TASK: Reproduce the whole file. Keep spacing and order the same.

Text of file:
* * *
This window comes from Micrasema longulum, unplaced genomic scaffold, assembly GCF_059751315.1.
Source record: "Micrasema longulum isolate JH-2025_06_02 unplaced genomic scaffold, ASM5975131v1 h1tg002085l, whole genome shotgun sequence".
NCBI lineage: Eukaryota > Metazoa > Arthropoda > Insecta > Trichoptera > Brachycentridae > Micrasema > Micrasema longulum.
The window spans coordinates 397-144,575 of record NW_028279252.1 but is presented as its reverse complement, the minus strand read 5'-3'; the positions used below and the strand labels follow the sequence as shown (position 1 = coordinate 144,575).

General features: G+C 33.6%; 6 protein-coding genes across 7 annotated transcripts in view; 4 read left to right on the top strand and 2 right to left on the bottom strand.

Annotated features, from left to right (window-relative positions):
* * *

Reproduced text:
This window comes from Micrasema longulum, unplaced genomic scaffold, assembly GCF_059751315.1.
Source record: "Micrasema longulum isolate JH-2025_06_02 unplaced genomic scaffold, ASM5975131v1 h1tg002085l, whole genome shotgun sequence".
NCBI lineage: Eukaryota > Metazoa > Arthropoda > Insecta > Trichoptera > Brachycentridae > Micrasema > Micrasema longulum.
The window spans coordinates 397-144,575 of record NW_028279252.1 but is presented as its reverse complement, the minus strand read 5'-3'; the positions used below and the strand labels follow the sequence as shown (position 1 = coordinate 144,575).

General features: G+C 33.6%; 6 protein-coding genes across 7 annotated transcripts in view; 4 read left to right on the top strand and 2 right to left on the bottom strand.

Annotated features, from left to right (window-relative positions):